© 2015 Foundation for the Sociology of Health & Illness/John Wiley & Sons Ltd. There is mounting evidence that pets are associated with physiological, psychological and social benefits for humans. Much of this research has come from western countries, where there have been consistent calls for greater engagement with pet ownership and health. Drawing on a secondary analysis of 61 in-depth interviews with people, or carers of people, with long-term conditions, we explore how pets feature in people's narrative accounts of their experiences. Our findings demonstrate the multifaceted nature of people's relationships with pets, and the embedded and embodied ways in which human-nonhuman interactions are played out in narratives of chronic illness. Our study differs from other work on pets and health in that, by returning to the interview video recordings, we were able to explore the sometimes three-way interactions, the co(a)gency, between participants, pets and researchers. Pets were often presented as important family members, yet the researchers' responses to the presence or talk about pets was often markedly different from their reactions to other household members. We conclude with cautioning against the downgrading of pets in narrative health research. Narrative approaches may invite participants to talk about what is important to them, yet they clearly have limitations in practice.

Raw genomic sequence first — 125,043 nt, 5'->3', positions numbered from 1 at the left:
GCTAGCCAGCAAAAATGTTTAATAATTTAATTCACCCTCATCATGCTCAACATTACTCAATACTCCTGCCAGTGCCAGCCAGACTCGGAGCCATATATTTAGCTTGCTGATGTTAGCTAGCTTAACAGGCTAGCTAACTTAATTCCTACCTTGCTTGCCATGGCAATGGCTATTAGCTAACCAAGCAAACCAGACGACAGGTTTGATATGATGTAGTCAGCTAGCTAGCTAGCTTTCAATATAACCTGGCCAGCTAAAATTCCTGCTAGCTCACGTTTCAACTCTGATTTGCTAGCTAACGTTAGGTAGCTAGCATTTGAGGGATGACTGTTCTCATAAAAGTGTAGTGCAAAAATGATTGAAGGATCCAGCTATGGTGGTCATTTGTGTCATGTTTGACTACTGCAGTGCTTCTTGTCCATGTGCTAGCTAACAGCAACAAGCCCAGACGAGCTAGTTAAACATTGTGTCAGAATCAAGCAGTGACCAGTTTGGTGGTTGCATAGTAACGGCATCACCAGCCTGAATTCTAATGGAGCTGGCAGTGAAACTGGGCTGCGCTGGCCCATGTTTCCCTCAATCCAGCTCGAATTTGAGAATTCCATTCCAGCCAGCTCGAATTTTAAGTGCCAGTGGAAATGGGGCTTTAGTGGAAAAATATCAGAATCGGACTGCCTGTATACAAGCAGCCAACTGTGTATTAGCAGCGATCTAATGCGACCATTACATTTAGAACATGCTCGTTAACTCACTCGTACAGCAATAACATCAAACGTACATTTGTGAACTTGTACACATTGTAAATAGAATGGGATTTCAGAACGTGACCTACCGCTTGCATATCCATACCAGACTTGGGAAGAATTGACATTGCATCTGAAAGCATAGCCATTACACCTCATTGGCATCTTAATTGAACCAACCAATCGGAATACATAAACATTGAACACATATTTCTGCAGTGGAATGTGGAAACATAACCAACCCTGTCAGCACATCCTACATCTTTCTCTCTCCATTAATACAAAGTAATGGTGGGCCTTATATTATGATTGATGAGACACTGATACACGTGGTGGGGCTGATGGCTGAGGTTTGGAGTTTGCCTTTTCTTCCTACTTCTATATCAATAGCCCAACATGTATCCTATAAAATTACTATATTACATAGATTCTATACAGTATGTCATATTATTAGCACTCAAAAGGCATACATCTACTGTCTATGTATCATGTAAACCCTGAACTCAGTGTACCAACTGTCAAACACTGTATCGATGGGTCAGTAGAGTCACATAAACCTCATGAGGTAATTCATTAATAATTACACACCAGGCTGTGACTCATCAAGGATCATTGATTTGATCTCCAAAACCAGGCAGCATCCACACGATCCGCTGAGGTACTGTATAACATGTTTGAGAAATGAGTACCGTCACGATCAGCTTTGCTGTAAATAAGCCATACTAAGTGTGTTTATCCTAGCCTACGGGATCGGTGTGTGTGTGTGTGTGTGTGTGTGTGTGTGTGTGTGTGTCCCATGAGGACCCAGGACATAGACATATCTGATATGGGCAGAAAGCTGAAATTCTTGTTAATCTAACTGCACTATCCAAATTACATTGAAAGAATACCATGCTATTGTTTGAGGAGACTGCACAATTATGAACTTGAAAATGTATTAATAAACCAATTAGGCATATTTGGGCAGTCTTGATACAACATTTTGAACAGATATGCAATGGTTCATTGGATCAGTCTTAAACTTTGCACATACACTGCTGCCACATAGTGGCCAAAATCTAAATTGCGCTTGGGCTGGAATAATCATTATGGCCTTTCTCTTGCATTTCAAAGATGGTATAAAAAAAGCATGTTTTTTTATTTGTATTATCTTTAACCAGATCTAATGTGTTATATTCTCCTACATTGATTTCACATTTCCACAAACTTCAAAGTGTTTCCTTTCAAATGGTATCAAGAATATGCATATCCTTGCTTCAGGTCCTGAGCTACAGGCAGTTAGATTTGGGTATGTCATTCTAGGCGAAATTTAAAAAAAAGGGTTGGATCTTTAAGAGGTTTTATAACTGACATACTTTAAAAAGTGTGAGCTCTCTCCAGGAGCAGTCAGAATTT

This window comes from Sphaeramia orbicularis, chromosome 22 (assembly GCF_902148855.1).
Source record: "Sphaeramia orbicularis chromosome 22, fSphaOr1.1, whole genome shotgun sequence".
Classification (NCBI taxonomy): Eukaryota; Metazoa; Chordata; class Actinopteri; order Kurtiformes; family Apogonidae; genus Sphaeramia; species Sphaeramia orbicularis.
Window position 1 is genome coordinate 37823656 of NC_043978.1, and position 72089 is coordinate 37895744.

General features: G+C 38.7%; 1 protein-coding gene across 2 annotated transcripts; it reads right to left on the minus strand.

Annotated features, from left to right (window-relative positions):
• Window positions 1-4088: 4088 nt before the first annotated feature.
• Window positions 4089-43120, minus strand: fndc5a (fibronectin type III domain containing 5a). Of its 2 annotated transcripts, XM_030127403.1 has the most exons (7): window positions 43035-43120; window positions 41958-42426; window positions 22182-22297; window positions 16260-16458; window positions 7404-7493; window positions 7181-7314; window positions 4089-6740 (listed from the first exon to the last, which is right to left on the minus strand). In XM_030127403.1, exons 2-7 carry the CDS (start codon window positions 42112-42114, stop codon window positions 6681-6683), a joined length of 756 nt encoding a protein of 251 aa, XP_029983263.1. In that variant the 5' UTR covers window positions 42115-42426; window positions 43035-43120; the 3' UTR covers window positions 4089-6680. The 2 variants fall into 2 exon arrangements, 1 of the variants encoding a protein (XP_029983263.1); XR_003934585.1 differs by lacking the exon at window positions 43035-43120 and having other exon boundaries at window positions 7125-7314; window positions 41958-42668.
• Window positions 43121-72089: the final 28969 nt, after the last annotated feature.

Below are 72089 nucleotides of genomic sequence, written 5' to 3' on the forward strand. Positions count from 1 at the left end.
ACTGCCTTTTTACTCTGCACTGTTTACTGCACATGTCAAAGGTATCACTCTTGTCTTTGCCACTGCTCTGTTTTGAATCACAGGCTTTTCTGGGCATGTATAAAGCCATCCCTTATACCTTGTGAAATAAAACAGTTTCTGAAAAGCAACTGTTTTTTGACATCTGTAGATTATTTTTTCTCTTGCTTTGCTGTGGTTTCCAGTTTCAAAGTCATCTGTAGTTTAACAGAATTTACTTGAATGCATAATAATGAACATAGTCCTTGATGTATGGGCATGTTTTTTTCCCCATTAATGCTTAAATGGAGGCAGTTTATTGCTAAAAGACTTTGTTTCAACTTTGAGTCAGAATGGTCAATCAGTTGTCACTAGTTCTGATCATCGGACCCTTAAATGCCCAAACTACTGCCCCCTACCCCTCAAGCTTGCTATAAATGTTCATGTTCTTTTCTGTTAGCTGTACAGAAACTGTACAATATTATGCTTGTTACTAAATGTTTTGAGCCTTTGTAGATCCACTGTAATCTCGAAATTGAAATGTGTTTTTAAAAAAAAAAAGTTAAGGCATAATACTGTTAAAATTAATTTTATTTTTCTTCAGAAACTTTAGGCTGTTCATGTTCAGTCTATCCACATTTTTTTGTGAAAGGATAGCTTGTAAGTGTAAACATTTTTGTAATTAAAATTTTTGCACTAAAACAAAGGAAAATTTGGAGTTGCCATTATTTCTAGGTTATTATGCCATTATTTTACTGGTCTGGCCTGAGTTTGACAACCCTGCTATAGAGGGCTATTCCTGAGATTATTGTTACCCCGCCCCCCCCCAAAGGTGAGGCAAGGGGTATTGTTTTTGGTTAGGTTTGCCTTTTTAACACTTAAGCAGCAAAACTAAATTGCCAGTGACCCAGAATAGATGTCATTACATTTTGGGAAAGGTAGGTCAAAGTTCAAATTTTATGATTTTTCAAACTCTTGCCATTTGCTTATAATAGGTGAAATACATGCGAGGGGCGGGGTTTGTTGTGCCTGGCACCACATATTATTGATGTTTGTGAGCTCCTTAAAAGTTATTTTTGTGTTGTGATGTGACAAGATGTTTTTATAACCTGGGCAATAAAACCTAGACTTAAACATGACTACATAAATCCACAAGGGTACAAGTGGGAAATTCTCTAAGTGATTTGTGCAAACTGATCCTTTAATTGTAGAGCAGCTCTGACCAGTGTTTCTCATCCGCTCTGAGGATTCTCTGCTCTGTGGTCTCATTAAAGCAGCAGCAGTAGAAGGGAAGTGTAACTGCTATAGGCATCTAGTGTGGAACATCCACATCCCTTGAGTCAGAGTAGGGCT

Sociology of Health and Illness
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